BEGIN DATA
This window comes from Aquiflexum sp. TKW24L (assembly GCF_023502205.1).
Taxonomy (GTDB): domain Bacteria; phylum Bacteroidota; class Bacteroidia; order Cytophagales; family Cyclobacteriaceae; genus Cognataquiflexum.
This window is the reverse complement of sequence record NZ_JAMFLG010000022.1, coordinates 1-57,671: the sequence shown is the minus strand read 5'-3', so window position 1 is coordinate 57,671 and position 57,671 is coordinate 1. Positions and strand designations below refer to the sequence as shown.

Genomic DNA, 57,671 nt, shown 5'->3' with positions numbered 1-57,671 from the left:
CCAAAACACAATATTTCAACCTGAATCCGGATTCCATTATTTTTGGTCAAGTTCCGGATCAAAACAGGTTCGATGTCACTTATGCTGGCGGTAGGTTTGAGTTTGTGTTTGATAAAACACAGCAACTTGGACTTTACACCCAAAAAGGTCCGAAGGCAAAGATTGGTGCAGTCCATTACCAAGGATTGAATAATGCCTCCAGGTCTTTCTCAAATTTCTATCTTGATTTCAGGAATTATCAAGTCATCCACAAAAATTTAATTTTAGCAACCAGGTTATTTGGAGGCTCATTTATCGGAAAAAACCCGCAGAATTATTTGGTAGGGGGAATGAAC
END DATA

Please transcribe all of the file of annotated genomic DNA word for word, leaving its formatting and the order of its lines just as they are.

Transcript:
This window comes from Aquiflexum sp. TKW24L (assembly GCF_023502205.1).
Taxonomy (GTDB): domain Bacteria; phylum Bacteroidota; class Bacteroidia; order Cytophagales; family Cyclobacteriaceae; genus Cognataquiflexum.
This window is the reverse complement of sequence record NZ_JAMFLG010000022.1, coordinates 1-57,671: the sequence shown is the minus strand read 5'-3', so window position 1 is coordinate 57,671 and position 57,671 is coordinate 1. Positions and strand designations below refer to the sequence as shown.

Genomic DNA, 57,671 nt, shown 5'->3' with positions numbered 1-57,671 from the left:
CCAAAACACAATATTTCAACCTGAATCCGGATTCCATTATTTTTGGTCAAGTTCCGGATCAAAACAGGTTCGATGTCACTTATGCTGGCGGTAGGTTTGAGTTTGTGTTTGATAAAACACAGCAACTTGGACTTTACACCCAAAAAGGTCCGAAGGCAAAGATTGGTGCAGTCCATTACCAAGGATTGAATAATGCCTCCAGGTCTTTCTCAAATTTCTATCTTGATTTCAGGAATTATCAAGTCATCCACAAAAATTTAATTTTAGCAACCAGGTTATTTGGAGGCTCATTTATCGGAAAAAACCCGCAGAATTATTTGGTAGGGGGAATGAAC